Mustang Sally’s Loses Gambling License Over Illegal Proxy Betting

Written By Adam Hensley on October 26, 2022
Proxy beting at Mustang Sally's resulted in loss of operator license

A popular South Dakota sports bar with slot machines and sports betting kiosks just lost its operator and retail license.

Mustang Sally’s regularly facilitated proxy bets, which are illegal gambling in South Dakota.

The South Dakota Commission on Gaming also issued the Deadwood business a $25,000 fine, which the sports bar must pay before the end of October.

What happened at Mustang Sally’s

State gaming officials found that Jennifer Haefs, a Mustang Sally’s employee, made at least 95 sports bets for bar owner Toby Keehn and others while on the job. Keehn explained that he often would phone his sports bets to Haefs, who’d then place bets at Mustang Sally’s.

“I’m incredibly sorry for my bad judgment,” Keehn told the SDCG. “It definitely would never happen again.”

In addition to stripping the Deadwood casino of its gambling license, the commission deemed Keehn unfit to operate the establishment. Keehn’s attorney Roger Tellinghuisen asked the gaming commission for “compassion and consideration,” arguing that with no gambling license, Mustang Sally’s would eventually close.

Mustang Sally’s did end up keeping its food and beverage license.

Haefs also lost her license – the “only choice” she had for meaningful employment, according to Tellinghuisen.

“She now understands that (she did something wrong),” Tellinghuisen said.

What is proxy betting and how serious is it?

It’s simple. Proxy betting happens when someone places a bet on behalf of someone else.

Transaction records, surveillance video, and numerous text messages showed that Haefs placed these proxy bets for Keehn and other Mustang Sally’s employees. There’s an allegation stating that Keehn illegally extended credit and that he also illegally placed bets for others.

In South Dakota, proxy betting is a Class 6 felony. It’s punishable by up to two years in prison and a $4,000 fine. The state’s law says:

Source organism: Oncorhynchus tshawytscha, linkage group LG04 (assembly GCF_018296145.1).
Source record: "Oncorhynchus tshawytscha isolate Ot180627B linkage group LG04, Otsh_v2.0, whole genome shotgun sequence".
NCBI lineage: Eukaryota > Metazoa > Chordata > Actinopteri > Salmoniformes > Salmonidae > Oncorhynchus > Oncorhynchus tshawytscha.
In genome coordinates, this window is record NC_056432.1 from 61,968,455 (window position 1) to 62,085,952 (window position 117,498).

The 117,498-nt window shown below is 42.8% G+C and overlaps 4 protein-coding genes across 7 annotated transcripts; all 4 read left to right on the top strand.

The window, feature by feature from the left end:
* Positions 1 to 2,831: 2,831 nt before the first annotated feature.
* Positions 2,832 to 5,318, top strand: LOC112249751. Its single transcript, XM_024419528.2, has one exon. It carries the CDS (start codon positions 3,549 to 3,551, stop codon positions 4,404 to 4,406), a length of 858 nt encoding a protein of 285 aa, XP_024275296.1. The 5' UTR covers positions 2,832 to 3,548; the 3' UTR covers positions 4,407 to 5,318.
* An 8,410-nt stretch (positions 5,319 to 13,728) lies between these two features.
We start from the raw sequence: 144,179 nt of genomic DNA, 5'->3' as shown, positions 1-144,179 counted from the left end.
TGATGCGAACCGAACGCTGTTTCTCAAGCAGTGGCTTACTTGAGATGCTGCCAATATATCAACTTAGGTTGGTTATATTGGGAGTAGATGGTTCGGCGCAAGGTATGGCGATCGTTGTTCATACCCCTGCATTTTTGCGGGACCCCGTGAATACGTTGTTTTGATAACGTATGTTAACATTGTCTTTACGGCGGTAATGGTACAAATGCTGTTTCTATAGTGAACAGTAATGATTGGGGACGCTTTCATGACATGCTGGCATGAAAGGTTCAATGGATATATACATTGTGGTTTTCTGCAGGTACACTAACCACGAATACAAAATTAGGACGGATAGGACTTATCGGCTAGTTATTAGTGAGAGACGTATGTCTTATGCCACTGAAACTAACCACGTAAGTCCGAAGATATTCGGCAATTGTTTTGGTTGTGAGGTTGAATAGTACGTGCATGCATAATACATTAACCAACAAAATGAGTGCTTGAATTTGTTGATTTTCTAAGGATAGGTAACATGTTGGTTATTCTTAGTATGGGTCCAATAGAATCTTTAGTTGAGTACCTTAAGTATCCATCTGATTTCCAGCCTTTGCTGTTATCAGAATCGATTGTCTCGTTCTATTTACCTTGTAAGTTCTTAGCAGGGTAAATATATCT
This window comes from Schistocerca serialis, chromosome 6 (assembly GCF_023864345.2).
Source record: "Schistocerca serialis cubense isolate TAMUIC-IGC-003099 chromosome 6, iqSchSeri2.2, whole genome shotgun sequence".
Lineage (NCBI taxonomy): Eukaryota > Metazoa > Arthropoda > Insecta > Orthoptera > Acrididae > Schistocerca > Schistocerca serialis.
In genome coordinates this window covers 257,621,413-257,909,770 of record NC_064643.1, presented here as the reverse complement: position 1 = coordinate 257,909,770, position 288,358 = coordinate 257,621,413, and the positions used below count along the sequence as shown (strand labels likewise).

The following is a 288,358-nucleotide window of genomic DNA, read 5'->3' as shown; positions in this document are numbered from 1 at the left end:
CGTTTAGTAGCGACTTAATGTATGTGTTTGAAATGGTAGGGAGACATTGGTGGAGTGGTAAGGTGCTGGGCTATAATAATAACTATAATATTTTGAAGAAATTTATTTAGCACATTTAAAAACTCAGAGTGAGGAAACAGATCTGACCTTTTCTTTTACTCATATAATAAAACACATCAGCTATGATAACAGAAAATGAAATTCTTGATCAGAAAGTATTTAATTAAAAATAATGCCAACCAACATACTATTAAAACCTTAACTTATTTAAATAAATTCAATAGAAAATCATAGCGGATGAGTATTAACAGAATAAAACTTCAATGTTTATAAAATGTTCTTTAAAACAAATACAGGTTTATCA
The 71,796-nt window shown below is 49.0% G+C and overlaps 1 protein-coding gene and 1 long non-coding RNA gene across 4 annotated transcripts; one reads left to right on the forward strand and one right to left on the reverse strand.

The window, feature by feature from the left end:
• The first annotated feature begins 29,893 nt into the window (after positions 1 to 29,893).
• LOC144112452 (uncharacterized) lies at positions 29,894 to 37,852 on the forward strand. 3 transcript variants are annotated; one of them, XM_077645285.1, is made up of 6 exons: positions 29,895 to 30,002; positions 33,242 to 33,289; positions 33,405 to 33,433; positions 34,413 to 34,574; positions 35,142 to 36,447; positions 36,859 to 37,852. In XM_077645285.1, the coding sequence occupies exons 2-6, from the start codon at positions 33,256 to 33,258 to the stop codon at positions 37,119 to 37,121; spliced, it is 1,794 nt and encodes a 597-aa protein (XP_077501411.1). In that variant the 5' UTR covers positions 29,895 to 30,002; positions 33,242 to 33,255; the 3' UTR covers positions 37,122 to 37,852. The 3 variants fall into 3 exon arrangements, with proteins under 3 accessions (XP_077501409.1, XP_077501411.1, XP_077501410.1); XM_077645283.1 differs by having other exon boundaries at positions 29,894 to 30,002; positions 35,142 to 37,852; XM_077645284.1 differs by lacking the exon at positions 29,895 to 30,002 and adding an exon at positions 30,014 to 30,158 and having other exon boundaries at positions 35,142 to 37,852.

“No licensed gaming establishment, licensee acting within the scope of employment as a licensee, or employee of a licensed gaming establishment acting within the scope of the employee’s employment may extend credit to another person for participation in gaming.”

How does this impact gambling in South Dakota?

Well, for starters, South Dakota bettors can no longer place any type of wager — sports-related or otherwise — at Mustang Sally’s.

The state’s sports betting industry as a whole is relatively new yet limited compared to other states across the country. One reason is that bettors can only place bets in Deadwood – nowhere else in South Dakota.

South Dakota doesn’t partake in the same bet-from-anywhere convenience as neighboring state Iowa. A bill attempting to legalize online sports betting made its way to the House in 2021 but was defeated.

So, if you’re placing a sports bet in-state, you must wager in Deadwood and within the casinos and historic building officially licensed by the city. Online sports betting remains illegal.

There’s now just one less licensed entity within the state to place your bets.

DFS and in-state college sports betting are illegal in South Dakota

South Dakota Gov. Kristi Noem signed Senate Bill 44 into law in March 2021, which legalized sports betting in the city. Deadwood mayor Dave Ruth Jr. placed the state’s first-ever legal sports bet on Sept. 9 that year.

In South Dakota, you can bet on all professional sports leagues. Bettors can also bet on college sports outside of the state, meaning placing bets on South Dakota State football or basketball teams is prohibited.

In addition to in-state college betting, daily fantasy sports contests are illegal as well. DFS sites such as DraftKings and FanDuel don’t accept entries from South Dakota players.

Photo by Shutterstock/PlayIA
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Adam Hensley

Adam Hensley is a journalist from Des Moines, Iowa. His byline has appeared in the Associated Press, Sports Illustrated and sites within the USA Today Network. Hensley graduated from the University of Iowa in 2019 and spent his college career working for the Daily Iowan’s sports department, both as an editor and reporter.

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